FEATURE: Political differences, a dozen peacekeepers and two new wells in northern Haiti

4 October 2016

Residents in Pilate, a remote town of some 40,000 inhabitants located on a mountain in northern Haiti, were treated to an unusual site recently: uniformed, foreign men hard at work laying concrete foundations for a well near the local hospital and school.

Local inhabitants had become resigned to a deficient water supply for months following political confrontations that led to the existing water supply system being sabotaged in December.

“There was a division between the two political parties and, to punish the population of the town, one of them cut the water supply to the community,” the Executive Director of the Hôpital L’Espérance in Pilate, Sister Louisa Bélanger.

The sabotage meant that residents would have had to rely on external water supplies in an already difficult-to-access location, with the Plaisance Arrondissement – the region Pilate is located in – known for its mountainous terrain and poor road networks. This development worsened an already dire situation in Pilate, which the authorities had identified in November 2015 as one of 15 communities under “red alert” status for the country’s cholera outbreak.

Coinciding with International Water Day on 22 March, a group of United Nations officials, led by the Secretary-General’s Deputy Special Representative for Haiti, Mourad Wahba, had visited Pilate to meet representatives from the local authorities and community groups to evaluate the town’s needs following the sabotage.

Mr. Wahba was accompanied by representatives from the UN Children’s Fund (UNICEF), the UN World Health Organization (WHO) and the UN Office for the Coordination of Humanitarian Affairs (OCHA), as well as specialists from the UN Stabilization Mission in Haiti (MINUSTAH).

“We are ready to help you with the water supply – but we ask for vigilance for the system’s long-term viability,” Mr. Wahba, who also serves as the world body’s Resident and Humanitarian Coordinator in Haiti, said during the visit. “Civic awareness from the residents of Pilate is fundamental in this respect.”

Along with others, such as the town’s mayor and representatives of non-governmental organizations, Sister Louisa met with the UN officials and asked for their assistance.

The Humanitarian Coordinator committed to support the town and asked the local authorities to propose a plan for the management and protection of a new water system, as well as a second plan with proposals for the wider development of the town. While those plans were being prepared, as an emergency measure, MINUSTAH transported water by truck to the community, particularly for usage by the local hospital and school.

MINUSTAH has helped us greatly – they’re the ones who have supplied the water

“MINUSTAH has helped us greatly – they’re the ones who have supplied the water,” said Sister Louisa. “MINUSTAH arrived with water trucks two or three times a week, and this water was used to clean the hospital.”

“We even managed a surgical mission of 15 days thanks to the MINUSTAH-supplied water. One hundred and four beneficiaries were operated on during this time,” she added.

According to the hospital administrator, at the height of the Pilate’s cholera outbreak – between November 2015 and January 2016 – around 30 to 40 cases could be treated simultaneously thanks to the UN mission’s truck-borne water supply.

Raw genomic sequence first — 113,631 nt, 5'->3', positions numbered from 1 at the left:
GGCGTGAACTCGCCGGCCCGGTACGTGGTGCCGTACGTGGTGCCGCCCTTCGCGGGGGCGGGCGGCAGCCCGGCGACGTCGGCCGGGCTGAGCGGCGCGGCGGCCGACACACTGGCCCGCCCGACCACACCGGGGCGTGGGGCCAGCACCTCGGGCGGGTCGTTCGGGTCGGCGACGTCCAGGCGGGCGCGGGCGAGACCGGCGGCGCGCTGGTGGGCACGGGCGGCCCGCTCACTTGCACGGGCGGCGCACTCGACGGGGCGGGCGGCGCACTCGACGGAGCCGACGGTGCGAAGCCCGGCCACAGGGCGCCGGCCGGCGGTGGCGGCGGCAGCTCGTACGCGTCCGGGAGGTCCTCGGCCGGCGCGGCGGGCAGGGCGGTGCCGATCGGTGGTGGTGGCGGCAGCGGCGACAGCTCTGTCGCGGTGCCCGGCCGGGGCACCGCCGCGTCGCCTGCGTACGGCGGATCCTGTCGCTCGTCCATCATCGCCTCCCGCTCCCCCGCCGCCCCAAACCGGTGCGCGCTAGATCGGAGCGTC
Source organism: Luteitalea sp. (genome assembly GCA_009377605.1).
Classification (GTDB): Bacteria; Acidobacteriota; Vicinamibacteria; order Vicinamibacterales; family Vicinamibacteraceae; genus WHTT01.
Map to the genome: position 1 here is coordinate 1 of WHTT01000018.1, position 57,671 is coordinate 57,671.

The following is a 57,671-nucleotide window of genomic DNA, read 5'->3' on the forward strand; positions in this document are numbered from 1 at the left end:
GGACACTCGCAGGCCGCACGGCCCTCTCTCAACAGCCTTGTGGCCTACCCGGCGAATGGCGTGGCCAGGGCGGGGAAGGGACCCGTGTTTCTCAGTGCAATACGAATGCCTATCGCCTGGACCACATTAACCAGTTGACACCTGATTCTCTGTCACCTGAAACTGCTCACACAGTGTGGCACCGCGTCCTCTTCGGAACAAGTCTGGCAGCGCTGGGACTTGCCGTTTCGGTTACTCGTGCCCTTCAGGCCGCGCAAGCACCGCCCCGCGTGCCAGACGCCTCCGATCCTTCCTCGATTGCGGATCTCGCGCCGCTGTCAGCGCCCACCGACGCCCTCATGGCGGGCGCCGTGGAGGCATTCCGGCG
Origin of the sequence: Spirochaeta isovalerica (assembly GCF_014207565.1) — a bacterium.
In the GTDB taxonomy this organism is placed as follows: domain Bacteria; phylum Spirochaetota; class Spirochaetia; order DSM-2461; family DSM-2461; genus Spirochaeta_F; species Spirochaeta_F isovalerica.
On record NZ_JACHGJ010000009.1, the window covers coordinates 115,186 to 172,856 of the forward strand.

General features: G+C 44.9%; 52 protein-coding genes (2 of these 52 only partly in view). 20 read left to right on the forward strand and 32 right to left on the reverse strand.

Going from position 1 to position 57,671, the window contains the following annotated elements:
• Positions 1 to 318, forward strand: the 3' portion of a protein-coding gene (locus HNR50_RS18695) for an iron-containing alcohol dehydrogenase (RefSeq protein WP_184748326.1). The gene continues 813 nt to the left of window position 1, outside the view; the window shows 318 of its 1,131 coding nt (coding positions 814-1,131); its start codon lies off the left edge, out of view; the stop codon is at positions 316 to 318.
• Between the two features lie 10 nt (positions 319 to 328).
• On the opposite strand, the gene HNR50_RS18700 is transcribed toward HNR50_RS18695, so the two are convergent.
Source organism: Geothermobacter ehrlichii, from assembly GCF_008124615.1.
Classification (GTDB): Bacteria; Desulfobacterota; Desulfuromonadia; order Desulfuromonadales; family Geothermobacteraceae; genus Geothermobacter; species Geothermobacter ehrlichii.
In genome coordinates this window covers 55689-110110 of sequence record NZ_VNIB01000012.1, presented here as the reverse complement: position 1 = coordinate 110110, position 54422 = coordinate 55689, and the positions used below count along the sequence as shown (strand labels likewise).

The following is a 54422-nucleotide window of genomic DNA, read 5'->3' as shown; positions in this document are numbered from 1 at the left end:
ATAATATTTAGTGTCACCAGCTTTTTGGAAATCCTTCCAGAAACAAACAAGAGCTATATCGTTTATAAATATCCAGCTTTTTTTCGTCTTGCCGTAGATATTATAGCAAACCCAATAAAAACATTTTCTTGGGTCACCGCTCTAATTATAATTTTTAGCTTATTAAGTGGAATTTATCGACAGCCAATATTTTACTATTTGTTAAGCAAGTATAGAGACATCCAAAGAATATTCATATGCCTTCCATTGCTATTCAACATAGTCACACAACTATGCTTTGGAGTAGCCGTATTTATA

And, at their meeting, Mr. Wahba agreed to a separate request from Sister Louisa for two new wells – built by MINUSTAH engineers – to improve the water supply for the hospital and the school.

“I was ready,” said Sister Louisa. “I had my documents, and Mr. Wahba told me: ‘You will have your well.’”

The project in Pilate has drawn support from across the UN system in the Caribbean country.

“The Secretary-General’s Special Representative for Haiti, Sandra Honoré, is personally engaged to support this project that will improve the access to safe water for the local population,” said MINUSTAH’s spokesperson, Ariane Quentier.

And this is how a dozen Brazilian peacekeepers found themselves in this remote community over recent days, laying the concrete foundations and structure to protect the well’s water basin, a generator and a water pump, as well as digging two wells, each at least 100 metres in depth.

“Digging a well is straight-forward enough – the more challenging aspect to this was to bring the equipment here,” said Lieutenant Michell Vanderson Sena Leal of MINUSTAH’s Brazilian Engineering Company, which is based in the capital, Port au Prince, located just 220 kilometres from Pilate but a 10-hour journey given tough road conditions.

The move involved transporting 65 tonnes of equipment to the town by a convoy made up of 14 trucks. The peacekeepers have now finished the wells – all that remains is for them to be connected to a water system, which should be completed in the near future, providing Hôpital L’Espérance patients and local school students with an unlimited supply of clean water.

“I asked for a well so as to be more independent from other water sources, and to meet the needs of the patients. If the town’s population is divided [because of political differences], the hospital does not have to be punished for that,” said Sister Louisa. “Under no circumstances should the hospital be affected by political instability, and water should not be affected because water is life.”


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